Based on the Nobel Prize Winner's novel, the Egyptian Naguib Mahfouz. The story, translated from El Cairo to Mexico City's downtown, narrates the life of the members of the neighbourhood ... See full summary »
Ernesto Gómez Cruz,
Living It Up tells the story of a bus driver who is on the verge of committing suicide when a man offers him some friendly advice - borrow 100 million pesetas from the Mafia and do ... See full summary »
A Nike commercial where Robert Rodriguez pitches an idea for an action movie to NBA star Kobe Bryant about Bryant's alter ego The Black Mamba, which is Bryant's actual nickname. A crime lord knows only as Boss is after Mamba's Nike shoes.
Wes Craven was originally supposed to direct, but dropped out to direct New Nightmare. See more »
When Dude lowers his head and uses his hair to make a grease slick at the skate park, his hair actually wipes up part the grease slick that it's supposed to be leaving behind (this is because the scene was actually shot with David Arquette running his head over an already-present grease slick). See more »
You're very selfish, Dude. You don't give a damn about my dreams.
Those are my dreams, Donna, not yours. Catch a ride with the tide.
[starts engine and drives away]
See more »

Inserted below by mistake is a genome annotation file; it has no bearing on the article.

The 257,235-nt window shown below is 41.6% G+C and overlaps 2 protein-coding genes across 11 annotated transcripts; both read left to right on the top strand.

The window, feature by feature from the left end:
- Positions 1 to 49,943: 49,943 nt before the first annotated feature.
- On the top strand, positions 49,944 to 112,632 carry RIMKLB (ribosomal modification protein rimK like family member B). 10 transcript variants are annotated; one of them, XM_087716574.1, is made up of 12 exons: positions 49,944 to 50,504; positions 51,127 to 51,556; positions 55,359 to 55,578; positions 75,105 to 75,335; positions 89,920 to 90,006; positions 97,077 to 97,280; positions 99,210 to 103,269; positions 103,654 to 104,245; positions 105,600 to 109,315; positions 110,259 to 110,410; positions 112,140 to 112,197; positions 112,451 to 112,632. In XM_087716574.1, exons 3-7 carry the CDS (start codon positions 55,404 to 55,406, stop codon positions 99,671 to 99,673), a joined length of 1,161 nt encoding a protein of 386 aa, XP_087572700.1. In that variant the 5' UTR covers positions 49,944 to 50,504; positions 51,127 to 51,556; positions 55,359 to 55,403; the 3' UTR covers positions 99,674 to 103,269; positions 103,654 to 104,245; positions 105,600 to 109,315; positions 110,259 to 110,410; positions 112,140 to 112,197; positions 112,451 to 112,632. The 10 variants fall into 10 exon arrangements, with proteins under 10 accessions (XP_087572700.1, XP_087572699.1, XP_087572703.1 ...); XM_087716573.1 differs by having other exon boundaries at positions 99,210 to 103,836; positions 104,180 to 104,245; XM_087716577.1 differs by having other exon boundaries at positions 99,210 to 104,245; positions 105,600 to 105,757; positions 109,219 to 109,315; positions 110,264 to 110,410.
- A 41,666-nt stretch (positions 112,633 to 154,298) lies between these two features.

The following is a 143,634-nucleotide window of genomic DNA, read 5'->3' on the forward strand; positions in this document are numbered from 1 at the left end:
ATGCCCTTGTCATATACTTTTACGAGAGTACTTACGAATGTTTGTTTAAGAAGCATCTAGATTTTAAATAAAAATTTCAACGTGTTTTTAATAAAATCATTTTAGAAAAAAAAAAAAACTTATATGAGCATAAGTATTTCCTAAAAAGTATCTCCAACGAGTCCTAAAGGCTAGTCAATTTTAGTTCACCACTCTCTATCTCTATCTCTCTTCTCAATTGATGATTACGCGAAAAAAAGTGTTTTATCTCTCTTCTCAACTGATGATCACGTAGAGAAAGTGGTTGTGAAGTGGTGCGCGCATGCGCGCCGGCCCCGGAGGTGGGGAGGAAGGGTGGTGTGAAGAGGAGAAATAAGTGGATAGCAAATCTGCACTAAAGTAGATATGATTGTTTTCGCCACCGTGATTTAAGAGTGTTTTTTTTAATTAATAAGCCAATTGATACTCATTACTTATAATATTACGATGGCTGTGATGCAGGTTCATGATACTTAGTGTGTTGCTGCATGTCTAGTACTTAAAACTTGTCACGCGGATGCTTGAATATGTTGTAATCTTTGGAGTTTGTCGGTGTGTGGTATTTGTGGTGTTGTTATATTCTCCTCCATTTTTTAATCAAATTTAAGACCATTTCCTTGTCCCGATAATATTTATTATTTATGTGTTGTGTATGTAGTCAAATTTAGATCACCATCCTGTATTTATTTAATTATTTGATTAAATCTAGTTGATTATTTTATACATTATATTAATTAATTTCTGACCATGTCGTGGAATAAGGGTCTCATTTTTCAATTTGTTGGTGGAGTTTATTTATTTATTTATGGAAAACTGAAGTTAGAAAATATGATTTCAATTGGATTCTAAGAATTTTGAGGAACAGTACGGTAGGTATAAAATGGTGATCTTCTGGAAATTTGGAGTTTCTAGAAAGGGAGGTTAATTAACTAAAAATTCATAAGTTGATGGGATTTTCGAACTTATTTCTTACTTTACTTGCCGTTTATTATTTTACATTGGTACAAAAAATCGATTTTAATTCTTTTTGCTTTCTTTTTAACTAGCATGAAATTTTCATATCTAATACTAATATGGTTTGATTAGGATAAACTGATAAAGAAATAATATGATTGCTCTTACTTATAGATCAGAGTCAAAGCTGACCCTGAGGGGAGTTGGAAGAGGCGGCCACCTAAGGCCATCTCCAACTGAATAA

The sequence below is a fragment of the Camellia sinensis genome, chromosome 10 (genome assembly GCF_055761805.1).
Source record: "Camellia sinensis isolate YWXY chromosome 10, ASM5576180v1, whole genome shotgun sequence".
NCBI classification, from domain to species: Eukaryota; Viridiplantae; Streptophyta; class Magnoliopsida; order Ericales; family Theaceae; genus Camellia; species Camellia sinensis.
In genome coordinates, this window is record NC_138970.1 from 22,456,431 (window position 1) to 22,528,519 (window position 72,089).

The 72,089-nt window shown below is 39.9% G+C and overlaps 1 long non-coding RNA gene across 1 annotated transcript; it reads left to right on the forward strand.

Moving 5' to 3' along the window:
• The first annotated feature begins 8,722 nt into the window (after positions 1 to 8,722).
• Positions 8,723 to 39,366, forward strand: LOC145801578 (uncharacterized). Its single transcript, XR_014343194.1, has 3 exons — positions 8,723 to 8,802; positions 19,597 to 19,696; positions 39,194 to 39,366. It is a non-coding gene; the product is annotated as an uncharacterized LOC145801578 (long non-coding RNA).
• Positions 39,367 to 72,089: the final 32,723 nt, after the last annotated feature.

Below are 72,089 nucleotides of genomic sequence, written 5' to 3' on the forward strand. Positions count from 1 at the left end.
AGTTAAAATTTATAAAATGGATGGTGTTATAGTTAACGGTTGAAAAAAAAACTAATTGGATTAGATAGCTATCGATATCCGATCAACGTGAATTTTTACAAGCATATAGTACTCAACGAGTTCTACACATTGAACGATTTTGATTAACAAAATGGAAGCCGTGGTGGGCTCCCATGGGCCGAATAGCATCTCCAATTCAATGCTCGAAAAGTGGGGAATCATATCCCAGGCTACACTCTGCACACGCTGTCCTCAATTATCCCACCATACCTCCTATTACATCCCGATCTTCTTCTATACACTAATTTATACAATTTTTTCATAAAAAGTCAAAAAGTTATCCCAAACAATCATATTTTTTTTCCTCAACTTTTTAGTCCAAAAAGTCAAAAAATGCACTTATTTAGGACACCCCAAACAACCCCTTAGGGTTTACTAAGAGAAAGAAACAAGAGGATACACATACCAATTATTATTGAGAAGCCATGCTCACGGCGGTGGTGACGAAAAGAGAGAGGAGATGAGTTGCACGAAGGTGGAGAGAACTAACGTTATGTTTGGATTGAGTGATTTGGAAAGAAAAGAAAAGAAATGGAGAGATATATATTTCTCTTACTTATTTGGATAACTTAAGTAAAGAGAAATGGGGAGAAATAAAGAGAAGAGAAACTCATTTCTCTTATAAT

At the end of the credits is a cut scene in the movie theatre with the stranger glimpsed briefly the first time. See more »
Ace of Spades
Written by Link Wray (as F.L. Wray, Sr.) and Milt Grant (as M. Cooper)
Published by Vernon Wray Music/Andval Music (BMI)
Performed by Vernon Wray
Courtesy of Rollercoaster Records, England See more »
I first heard about this movie from a friend who knew of my love for the 50's rockabilly era, and I must admit I had my reservations. David Arquette, the kooky 1-800-CALL-ATT guy, as a tough, ultra-cool 50's rebel? I didn't think it could possibly work. Then I watched the movie, and discovered just how well casting an actor against type can work. Arquette truly brought Dude Delaney to life, and he was also fortunate enough to be surrounded by a perfect supporting cast. I especially liked O'Neal Compton as diner proprietor J.T. and the always-dependable William Sadler as Sarge, although John Hawkes, as lovable 'freak' Nixer, stole every scene he appeared in. Salma Hayek did a good job of making me alternately love and hate her Donna. Overall, I thought Roadracers was a lot of fun - quirky, exciting, funny, and with a great rockabilly soundtrack that had me dancing in my living room. Bravo to Robert Rodriguez - go, cat, go!!!!
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